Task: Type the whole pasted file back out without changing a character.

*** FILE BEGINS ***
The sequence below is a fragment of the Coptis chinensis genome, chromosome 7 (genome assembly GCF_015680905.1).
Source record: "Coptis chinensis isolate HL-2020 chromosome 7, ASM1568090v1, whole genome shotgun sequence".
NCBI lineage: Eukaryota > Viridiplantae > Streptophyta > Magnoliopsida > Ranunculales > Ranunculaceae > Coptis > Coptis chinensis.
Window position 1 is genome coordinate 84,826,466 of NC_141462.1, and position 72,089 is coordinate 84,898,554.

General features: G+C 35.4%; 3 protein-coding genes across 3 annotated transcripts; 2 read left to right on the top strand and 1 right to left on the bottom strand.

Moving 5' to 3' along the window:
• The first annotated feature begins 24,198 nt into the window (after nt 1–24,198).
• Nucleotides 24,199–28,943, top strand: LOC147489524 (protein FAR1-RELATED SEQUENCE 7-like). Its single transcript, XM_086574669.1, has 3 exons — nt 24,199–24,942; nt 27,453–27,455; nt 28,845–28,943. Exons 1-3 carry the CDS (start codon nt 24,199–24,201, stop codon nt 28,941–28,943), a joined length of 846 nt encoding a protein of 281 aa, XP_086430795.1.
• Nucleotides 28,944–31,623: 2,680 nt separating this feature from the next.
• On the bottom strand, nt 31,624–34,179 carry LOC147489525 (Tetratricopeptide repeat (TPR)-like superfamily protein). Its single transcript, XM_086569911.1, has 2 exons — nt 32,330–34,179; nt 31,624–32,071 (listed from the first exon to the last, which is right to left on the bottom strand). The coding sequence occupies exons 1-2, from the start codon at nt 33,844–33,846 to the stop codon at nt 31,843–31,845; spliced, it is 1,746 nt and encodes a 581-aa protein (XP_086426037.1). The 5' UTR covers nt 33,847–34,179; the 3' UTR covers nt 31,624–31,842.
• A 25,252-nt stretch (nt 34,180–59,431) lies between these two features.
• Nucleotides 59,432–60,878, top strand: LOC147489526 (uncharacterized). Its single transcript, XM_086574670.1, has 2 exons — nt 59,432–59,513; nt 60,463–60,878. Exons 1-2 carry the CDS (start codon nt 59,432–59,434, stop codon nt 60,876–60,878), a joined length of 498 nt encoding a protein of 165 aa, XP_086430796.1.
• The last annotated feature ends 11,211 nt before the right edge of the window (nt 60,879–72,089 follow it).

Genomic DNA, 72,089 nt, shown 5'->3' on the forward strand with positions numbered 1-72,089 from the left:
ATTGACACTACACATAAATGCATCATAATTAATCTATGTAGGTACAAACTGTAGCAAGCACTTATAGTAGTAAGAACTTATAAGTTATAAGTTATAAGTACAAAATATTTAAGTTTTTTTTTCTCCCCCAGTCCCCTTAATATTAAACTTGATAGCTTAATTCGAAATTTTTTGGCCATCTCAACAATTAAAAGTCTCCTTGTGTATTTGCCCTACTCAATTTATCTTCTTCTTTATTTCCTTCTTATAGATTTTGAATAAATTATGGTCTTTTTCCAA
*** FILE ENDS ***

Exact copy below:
The sequence below is a fragment of the Coptis chinensis genome, chromosome 7 (genome assembly GCF_015680905.1).
Source record: "Coptis chinensis isolate HL-2020 chromosome 7, ASM1568090v1, whole genome shotgun sequence".
NCBI lineage: Eukaryota > Viridiplantae > Streptophyta > Magnoliopsida > Ranunculales > Ranunculaceae > Coptis > Coptis chinensis.
Window position 1 is genome coordinate 84,826,466 of NC_141462.1, and position 72,089 is coordinate 84,898,554.

General features: G+C 35.4%; 3 protein-coding genes across 3 annotated transcripts; 2 read left to right on the top strand and 1 right to left on the bottom strand.

Moving 5' to 3' along the window:
• The first annotated feature begins 24,198 nt into the window (after nt 1–24,198).
• Nucleotides 24,199–28,943, top strand: LOC147489524 (protein FAR1-RELATED SEQUENCE 7-like). Its single transcript, XM_086574669.1, has 3 exons — nt 24,199–24,942; nt 27,453–27,455; nt 28,845–28,943. Exons 1-3 carry the CDS (start codon nt 24,199–24,201, stop codon nt 28,941–28,943), a joined length of 846 nt encoding a protein of 281 aa, XP_086430795.1.
• Nucleotides 28,944–31,623: 2,680 nt separating this feature from the next.
• On the bottom strand, nt 31,624–34,179 carry LOC147489525 (Tetratricopeptide repeat (TPR)-like superfamily protein). Its single transcript, XM_086569911.1, has 2 exons — nt 32,330–34,179; nt 31,624–32,071 (listed from the first exon to the last, which is right to left on the bottom strand). The coding sequence occupies exons 1-2, from the start codon at nt 33,844–33,846 to the stop codon at nt 31,843–31,845; spliced, it is 1,746 nt and encodes a 581-aa protein (XP_086426037.1). The 5' UTR covers nt 33,847–34,179; the 3' UTR covers nt 31,624–31,842.
• A 25,252-nt stretch (nt 34,180–59,431) lies between these two features.
• Nucleotides 59,432–60,878, top strand: LOC147489526 (uncharacterized). Its single transcript, XM_086574670.1, has 2 exons — nt 59,432–59,513; nt 60,463–60,878. Exons 1-2 carry the CDS (start codon nt 59,432–59,434, stop codon nt 60,876–60,878), a joined length of 498 nt encoding a protein of 165 aa, XP_086430796.1.
• The last annotated feature ends 11,211 nt before the right edge of the window (nt 60,879–72,089 follow it).

Genomic DNA, 72,089 nt, shown 5'->3' on the forward strand with positions numbered 1-72,089 from the left:
ATTGACACTACACATAAATGCATCATAATTAATCTATGTAGGTACAAACTGTAGCAAGCACTTATAGTAGTAAGAACTTATAAGTTATAAGTTATAAGTACAAAATATTTAAGTTTTTTTTTCTCCCCCAGTCCCCTTAATATTAAACTTGATAGCTTAATTCGAAATTTTTTGGCCATCTCAACAATTAAAAGTCTCCTTGTGTATTTGCCCTACTCAATTTATCTTCTTCTTTATTTCCTTCTTATAGATTTTGAATAAATTATGGTCTTTTTCCAA